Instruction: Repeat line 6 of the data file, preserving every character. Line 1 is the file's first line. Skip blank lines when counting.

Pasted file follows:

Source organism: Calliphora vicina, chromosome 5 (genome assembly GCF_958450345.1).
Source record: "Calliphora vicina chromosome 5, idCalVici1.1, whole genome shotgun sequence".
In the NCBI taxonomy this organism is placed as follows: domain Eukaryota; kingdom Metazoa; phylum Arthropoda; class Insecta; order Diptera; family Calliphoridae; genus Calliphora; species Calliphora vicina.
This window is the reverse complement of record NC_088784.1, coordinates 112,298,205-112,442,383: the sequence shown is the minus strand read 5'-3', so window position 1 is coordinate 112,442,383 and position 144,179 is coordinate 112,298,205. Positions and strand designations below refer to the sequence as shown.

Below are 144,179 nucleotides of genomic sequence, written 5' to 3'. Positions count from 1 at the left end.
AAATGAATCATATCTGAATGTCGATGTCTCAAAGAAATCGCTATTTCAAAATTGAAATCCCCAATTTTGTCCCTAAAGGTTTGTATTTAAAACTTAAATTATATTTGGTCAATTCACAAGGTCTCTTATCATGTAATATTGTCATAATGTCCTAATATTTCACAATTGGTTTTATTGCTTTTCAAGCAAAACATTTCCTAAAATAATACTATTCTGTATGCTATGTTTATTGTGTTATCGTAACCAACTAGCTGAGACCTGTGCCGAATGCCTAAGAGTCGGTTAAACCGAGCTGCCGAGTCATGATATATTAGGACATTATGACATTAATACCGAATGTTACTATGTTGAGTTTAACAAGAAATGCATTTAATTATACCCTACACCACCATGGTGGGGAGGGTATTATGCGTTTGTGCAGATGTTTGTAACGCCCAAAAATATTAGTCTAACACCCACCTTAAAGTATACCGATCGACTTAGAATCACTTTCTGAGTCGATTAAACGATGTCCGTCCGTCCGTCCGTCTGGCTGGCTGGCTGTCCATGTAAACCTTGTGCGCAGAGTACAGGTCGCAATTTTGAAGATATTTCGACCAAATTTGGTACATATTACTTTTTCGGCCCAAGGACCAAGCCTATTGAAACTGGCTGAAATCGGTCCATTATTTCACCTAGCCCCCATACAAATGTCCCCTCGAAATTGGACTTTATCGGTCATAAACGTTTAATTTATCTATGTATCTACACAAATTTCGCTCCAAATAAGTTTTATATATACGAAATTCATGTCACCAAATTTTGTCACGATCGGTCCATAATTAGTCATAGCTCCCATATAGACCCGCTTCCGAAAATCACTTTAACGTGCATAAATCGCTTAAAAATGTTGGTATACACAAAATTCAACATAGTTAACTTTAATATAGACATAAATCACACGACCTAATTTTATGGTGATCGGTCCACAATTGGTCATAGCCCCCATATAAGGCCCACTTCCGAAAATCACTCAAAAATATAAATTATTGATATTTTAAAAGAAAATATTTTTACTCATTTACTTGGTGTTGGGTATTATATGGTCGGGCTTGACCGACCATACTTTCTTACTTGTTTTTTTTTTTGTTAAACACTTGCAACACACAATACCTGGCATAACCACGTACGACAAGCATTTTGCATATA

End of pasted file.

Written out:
AAATGAATCATATCTGAATGTCGATGTCTCAAAGAAATCGCTATTTCAAAATTGAAATCCCCAATTTTGTCCCTAAAGGTTTGTATTTAAAACTTAAATTATATTTGGTCAATTCACAAGGTCTCTTATCATGTAATATTGTCATAATGTCCTAATATTTCACAATTGGTTTTATTGCTTTTCAAGCAAAACATTTCCTAAAATAATACTATTCTGTATGCTATGTTTATTGTGTTATCGTAACCAACTAGCTGAGACCTGTGCCGAATGCCTAAGAGTCGGTTAAACCGAGCTGCCGAGTCATGATATATTAGGACATTATGACATTAATACCGAATGTTACTATGTTGAGTTTAACAAGAAATGCATTTAATTATACCCTACACCACCATGGTGGGGAGGGTATTATGCGTTTGTGCAGATGTTTGTAACGCCCAAAAATATTAGTCTAACACCCACCTTAAAGTATACCGATCGACTTAGAATCACTTTCTGAGTCGATTAAACGATGTCCGTCCGTCCGTCCGTCTGGCTGGCTGGCTGTCCATGTAAACCTTGTGCGCAGAGTACAGGTCGCAATTTTGAAGATATTTCGACCAAATTTGGTACATATTACTTTTTCGGCCCAAGGACCAAGCCTATTGAAACTGGCTGAAATCGGTCCATTATTTCACCTAGCCCCCATACAAATGTCCCCTCGAAATTGGACTTTATCGGTCATAAACGTTTAATTTATCTATGTATCTACACAAATTTCGCTCCAAATAAGTTTTATATATACGAAATTCATGTCACCAAATTTTGTCACGATCGGTCCATAATTAGTCATAGCTCCCATATAGACCCGCTTCCGAAAATCACTTTAACGTGCATAAATCGCTTAAAAATGTTGGTATACACAAAATTCAACATAGTTAACTTTAATATAGACATAAATCACACGACCTAATTTTATGGTGATCGGTCCACAATTGGTCATAGCCCCCATATAAGGCCCACTTCCGAAAATCACTCAAAAATATAAATTATTGATATTTTAAAAGAAAATATTTTTACTCATTTACTTGGTGTTGGGTATTATATGGTCGGGCTTGACCGACCATACTTTCTTACTTGTTTTTTTTTTTGTTAAACACTTGCAACACACAATACCTGGCATAACCACGTACGACAAGCATTTTGCATATA